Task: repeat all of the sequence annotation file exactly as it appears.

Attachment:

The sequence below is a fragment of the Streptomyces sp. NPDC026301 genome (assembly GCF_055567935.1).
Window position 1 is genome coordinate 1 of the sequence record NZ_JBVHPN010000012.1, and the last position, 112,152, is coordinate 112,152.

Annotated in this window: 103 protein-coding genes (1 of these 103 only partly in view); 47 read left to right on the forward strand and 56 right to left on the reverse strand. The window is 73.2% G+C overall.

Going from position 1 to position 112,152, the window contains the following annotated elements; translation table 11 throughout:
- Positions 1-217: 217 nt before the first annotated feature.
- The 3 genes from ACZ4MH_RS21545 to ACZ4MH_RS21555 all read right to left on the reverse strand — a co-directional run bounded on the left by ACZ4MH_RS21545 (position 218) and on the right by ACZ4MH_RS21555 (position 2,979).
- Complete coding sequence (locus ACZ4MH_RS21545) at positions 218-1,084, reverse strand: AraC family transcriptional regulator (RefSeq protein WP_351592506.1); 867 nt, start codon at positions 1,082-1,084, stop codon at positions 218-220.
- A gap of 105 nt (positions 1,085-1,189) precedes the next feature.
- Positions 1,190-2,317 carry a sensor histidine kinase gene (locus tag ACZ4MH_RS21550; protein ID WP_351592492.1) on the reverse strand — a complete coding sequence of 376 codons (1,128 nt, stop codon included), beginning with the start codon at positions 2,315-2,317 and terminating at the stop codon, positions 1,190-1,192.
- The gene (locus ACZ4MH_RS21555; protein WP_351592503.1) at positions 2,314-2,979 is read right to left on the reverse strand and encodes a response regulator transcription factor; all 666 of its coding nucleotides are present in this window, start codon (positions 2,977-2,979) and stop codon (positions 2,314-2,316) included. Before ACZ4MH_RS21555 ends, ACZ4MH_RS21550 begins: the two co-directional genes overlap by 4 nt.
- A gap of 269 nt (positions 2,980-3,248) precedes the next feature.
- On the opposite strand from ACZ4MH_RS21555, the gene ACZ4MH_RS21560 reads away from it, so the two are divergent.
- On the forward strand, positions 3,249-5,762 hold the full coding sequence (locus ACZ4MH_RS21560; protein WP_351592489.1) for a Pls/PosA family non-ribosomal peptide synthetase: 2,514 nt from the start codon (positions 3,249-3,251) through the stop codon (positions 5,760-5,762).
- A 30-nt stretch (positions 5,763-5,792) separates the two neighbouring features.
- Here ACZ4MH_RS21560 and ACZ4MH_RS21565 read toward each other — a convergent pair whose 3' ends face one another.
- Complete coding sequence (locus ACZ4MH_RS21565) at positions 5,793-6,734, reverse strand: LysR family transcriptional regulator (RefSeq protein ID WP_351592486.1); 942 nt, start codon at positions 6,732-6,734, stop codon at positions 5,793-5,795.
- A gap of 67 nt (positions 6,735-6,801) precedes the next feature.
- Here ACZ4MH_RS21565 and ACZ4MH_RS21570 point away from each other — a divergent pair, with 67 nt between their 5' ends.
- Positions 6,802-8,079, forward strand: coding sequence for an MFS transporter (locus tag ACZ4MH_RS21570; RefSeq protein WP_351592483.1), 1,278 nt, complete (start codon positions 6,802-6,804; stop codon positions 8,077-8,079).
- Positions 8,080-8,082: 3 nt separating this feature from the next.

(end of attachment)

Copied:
The sequence below is a fragment of the Streptomyces sp. NPDC026301 genome (assembly GCF_055567935.1).
Window position 1 is genome coordinate 1 of the sequence record NZ_JBVHPN010000012.1, and the last position, 112,152, is coordinate 112,152.

Annotated in this window: 103 protein-coding genes (1 of these 103 only partly in view); 47 read left to right on the forward strand and 56 right to left on the reverse strand. The window is 73.2% G+C overall.

Going from position 1 to position 112,152, the window contains the following annotated elements; translation table 11 throughout:
- Positions 1-217: 217 nt before the first annotated feature.
- The 3 genes from ACZ4MH_RS21545 to ACZ4MH_RS21555 all read right to left on the reverse strand — a co-directional run bounded on the left by ACZ4MH_RS21545 (position 218) and on the right by ACZ4MH_RS21555 (position 2,979).
- Complete coding sequence (locus ACZ4MH_RS21545) at positions 218-1,084, reverse strand: AraC family transcriptional regulator (RefSeq protein WP_351592506.1); 867 nt, start codon at positions 1,082-1,084, stop codon at positions 218-220.
- A gap of 105 nt (positions 1,085-1,189) precedes the next feature.
- Positions 1,190-2,317 carry a sensor histidine kinase gene (locus tag ACZ4MH_RS21550; protein ID WP_351592492.1) on the reverse strand — a complete coding sequence of 376 codons (1,128 nt, stop codon included), beginning with the start codon at positions 2,315-2,317 and terminating at the stop codon, positions 1,190-1,192.
- The gene (locus ACZ4MH_RS21555; protein WP_351592503.1) at positions 2,314-2,979 is read right to left on the reverse strand and encodes a response regulator transcription factor; all 666 of its coding nucleotides are present in this window, start codon (positions 2,977-2,979) and stop codon (positions 2,314-2,316) included. Before ACZ4MH_RS21555 ends, ACZ4MH_RS21550 begins: the two co-directional genes overlap by 4 nt.
- A gap of 269 nt (positions 2,980-3,248) precedes the next feature.
- On the opposite strand from ACZ4MH_RS21555, the gene ACZ4MH_RS21560 reads away from it, so the two are divergent.
- On the forward strand, positions 3,249-5,762 hold the full coding sequence (locus ACZ4MH_RS21560; protein WP_351592489.1) for a Pls/PosA family non-ribosomal peptide synthetase: 2,514 nt from the start codon (positions 3,249-3,251) through the stop codon (positions 5,760-5,762).
- A 30-nt stretch (positions 5,763-5,792) separates the two neighbouring features.
- Here ACZ4MH_RS21560 and ACZ4MH_RS21565 read toward each other — a convergent pair whose 3' ends face one another.
- Complete coding sequence (locus ACZ4MH_RS21565) at positions 5,793-6,734, reverse strand: LysR family transcriptional regulator (RefSeq protein ID WP_351592486.1); 942 nt, start codon at positions 6,732-6,734, stop codon at positions 5,793-5,795.
- A gap of 67 nt (positions 6,735-6,801) precedes the next feature.
- Here ACZ4MH_RS21565 and ACZ4MH_RS21570 point away from each other — a divergent pair, with 67 nt between their 5' ends.
- Positions 6,802-8,079, forward strand: coding sequence for an MFS transporter (locus tag ACZ4MH_RS21570; RefSeq protein WP_351592483.1), 1,278 nt, complete (start codon positions 6,802-6,804; stop codon positions 8,077-8,079).
- Positions 8,080-8,082: 3 nt separating this feature from the next.